DFL governor candidate Mark Dayton's proposal to reduce the state's deficit by taxing the wealthy has wide support among likely voters this fall -- far ahead of the two other candidates' budget plans, according to a Star Tribune Minnesota Poll.
Faced with a nearly $6 billion state budget gap, more than 60 percent of Minnesotans favor Dayton's plan to raise taxes on top earners. A plan that would reduce services and keep income taxes flat, favored by GOP candidate Tom Emmer, drew the support of 42 percent. The same percentage supported Independence Party candidate Tom Horner's proposal to broaden the sales tax as a means of closing the gap.
The poll of 949 likely voters, including landline and cell phone users, was taken Sept. 20-23 and has a margin of sampling error of plus or minus 4.1 percentage points.
Minnesotans' support for smaller government wanes when education and health care are in the mix.
Asked to choose between cuts to services and "some tax increases," 47 percent supported higher taxes while 42 percent opted for cuts. When K-12 and health care were included -- two items that comprise nearly 70 percent of state spending -- support for reductions in services dropped to 25 percent.
Dayton spokesman Katharine Tinucci said the support for raising taxes on wealthier Minnesotans demonstrates that "people understand that Mark wants to protect the middle class from carrying a heavier tax burden and people are starting to understand that his two opponents have plans that would raise taxes on the middle class."
Emmer spokesman Carl Kuhl said poll respondents might have been more supportive of Emmer's plan if they were told it would still increase spending beyond 2010-11 levels for K-12 education and Health and Human Services, even though that spending would be lower than projected for 2012-13.
"If it were phrased differently, I think the reaction would be different," Kuhl said of the question about spending cuts.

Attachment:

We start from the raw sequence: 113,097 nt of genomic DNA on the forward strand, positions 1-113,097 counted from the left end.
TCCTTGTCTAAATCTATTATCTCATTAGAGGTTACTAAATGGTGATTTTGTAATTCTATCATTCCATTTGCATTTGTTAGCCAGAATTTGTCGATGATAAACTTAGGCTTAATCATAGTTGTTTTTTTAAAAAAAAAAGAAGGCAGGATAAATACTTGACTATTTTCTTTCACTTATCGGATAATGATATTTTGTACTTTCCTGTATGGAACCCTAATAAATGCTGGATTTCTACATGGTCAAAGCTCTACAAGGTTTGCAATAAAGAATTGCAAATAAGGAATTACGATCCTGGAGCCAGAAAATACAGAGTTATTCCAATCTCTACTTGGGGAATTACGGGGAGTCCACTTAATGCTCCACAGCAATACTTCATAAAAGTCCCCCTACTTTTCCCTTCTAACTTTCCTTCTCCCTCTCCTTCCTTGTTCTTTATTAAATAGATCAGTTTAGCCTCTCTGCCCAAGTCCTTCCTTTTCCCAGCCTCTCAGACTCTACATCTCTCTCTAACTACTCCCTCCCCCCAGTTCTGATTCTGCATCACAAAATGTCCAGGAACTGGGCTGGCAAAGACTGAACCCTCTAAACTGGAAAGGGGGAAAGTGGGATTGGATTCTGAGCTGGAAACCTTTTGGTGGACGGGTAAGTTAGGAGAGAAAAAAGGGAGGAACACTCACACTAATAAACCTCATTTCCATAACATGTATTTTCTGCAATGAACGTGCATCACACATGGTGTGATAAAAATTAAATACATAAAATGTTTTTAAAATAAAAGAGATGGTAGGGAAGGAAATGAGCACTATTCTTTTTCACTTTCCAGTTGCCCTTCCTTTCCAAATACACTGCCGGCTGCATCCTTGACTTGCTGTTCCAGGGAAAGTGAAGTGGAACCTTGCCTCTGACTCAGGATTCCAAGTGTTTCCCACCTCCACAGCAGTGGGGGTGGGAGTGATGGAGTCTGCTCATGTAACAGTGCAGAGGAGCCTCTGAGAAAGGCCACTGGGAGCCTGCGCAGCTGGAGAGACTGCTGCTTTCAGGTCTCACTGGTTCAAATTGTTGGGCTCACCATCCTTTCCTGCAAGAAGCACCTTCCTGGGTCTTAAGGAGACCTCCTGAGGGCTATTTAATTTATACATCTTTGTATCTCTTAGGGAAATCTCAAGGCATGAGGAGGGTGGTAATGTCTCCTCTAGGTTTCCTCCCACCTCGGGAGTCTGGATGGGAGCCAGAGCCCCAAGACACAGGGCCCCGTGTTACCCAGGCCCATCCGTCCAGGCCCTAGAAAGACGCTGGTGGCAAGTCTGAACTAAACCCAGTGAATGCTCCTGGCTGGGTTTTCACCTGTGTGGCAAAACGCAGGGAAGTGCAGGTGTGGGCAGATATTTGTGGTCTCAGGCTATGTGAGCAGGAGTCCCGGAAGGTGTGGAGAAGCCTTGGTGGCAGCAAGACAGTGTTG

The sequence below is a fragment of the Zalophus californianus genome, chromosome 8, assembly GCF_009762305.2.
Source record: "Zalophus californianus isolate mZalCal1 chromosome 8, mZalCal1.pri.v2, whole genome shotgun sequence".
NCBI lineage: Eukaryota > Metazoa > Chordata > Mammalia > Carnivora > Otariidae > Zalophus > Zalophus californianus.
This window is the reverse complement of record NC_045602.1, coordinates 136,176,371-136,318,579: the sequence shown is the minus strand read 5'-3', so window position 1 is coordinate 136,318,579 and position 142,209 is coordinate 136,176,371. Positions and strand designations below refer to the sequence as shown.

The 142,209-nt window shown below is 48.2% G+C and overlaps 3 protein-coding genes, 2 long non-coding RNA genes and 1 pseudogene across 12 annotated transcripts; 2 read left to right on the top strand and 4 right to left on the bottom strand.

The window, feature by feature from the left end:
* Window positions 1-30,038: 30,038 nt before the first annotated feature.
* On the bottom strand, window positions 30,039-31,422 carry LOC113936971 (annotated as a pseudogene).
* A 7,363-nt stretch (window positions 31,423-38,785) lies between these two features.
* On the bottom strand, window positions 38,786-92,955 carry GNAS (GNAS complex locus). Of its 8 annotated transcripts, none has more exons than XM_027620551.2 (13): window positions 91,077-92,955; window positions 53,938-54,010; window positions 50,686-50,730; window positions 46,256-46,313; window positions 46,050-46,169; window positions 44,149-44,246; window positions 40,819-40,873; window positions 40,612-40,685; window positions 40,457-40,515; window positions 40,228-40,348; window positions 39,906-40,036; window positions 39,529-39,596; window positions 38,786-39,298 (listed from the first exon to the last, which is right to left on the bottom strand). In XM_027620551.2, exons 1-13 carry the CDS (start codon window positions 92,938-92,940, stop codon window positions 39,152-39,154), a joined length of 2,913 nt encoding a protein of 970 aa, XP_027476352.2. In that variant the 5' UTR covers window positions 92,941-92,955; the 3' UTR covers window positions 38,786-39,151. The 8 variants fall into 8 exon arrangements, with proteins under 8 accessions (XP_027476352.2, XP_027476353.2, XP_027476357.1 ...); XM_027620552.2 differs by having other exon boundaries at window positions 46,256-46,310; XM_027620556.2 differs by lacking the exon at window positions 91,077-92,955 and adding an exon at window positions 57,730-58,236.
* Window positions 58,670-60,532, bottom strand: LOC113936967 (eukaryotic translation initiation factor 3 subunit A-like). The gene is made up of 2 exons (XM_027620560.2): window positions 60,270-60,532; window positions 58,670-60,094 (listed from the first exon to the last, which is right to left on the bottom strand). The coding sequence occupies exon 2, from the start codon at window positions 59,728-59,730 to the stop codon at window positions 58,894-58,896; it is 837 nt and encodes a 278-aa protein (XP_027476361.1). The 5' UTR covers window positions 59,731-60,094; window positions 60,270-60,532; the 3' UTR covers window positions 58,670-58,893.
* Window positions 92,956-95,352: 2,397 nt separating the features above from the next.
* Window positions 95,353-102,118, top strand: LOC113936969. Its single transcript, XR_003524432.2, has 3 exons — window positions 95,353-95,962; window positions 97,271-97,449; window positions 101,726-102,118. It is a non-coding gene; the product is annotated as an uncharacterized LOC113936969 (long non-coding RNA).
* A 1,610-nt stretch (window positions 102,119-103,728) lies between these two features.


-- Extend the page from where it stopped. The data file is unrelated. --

Matt Lewis, a spokesman for Horner, said his plan to expand the sales tax to clothing and some other items might have drawn more support in the poll if the voters were also told that the plan envisions cutting the sales tax rate.
"The devil's in the details," Lewis said.
Dayton's proposal would tax individuals earning $130,000 and couples earning $150,000 at rates as high as 10.9 percent, though his budget plan still falls short of closing the gap.
Horner would make some cuts, but also broaden the state sales tax to include clothing and consumer services as a way to raise revenue.
Emmer has made flat taxes the centerpiece of his budget solution. The state has estimated that it needs $38 billion over two years to maintain current services. Emmer wants to hold spending to the amount of revenue the state expects in that period -- a little over $32 billion.
'Least pain possible'
Larry Hugick, chairman of Princeton Survey Research Associates, which conducted the poll, said the results show many Minnesotans hope the solution to the state's deficit dilemma does not hit their own wallets.
"People tend to support things that either they feel aren't going to affect them directly or are sort of optional," Hugick said. People are looking for a fix "with the least pain possible." More than 70 percent of Minnesotans making between $30,000 and $50,000 favor higher taxes on the wealthy.
"It's a wonderful idea - it's about time that the rich start paying their fair share," said Rebecca Kragnes, a 38-year-old musician from Minneapolis. "The idea that taxes are already too high is silly and just comes from a bunch of Republicans who don't want to pay more."
She said Horner's plan would "hurt a lot of people," describing the former PR exec as "just a Republican in disguise."
Others, like Joy Dillon, are eager to see major shrinkage in government.
"Cut the spending -- everything, starting with the salaries of all those people we've elected," said Dillon, a 50-year-old retired computer industry worker from Fairmont. "There's waste from top to bottom in government. Cut it every which way you can, and that includes schools."
Dillon also supports more general tax increases, including a sales tax on clothes. "Everyone's going to have to feel the pain to get out of this mess we're in," she said.
Fifty-seven-year-old Robert Rabe, of Chatfield, also wants to see cuts in services, particularly welfare.
"Spending on welfare is too much -- it's supposed to be meant to protect people in need, not a way of life," Rabe said. "None of the three impresses me much because they're wishy-washy on what needs to be done about the budget."
The results of the poll indicate that independents are leaning toward Dayton's plan to raise taxes on top earners.
"When you look where the independents are on these issues, they're closer to the Democrats," Hugick said.
Sixty percent of independents favor raising the income tax, while 46 percent support expanding the sales tax and 41 percent endorsed a reduction in state services to avoid tax increases.
Eighty-two percent of Democrats favored raising the income tax and 63 percent of Republicans favored a reduction in state services.
Bob von Sternberg • 612-673-7184 Eric Roper • 612-673-1732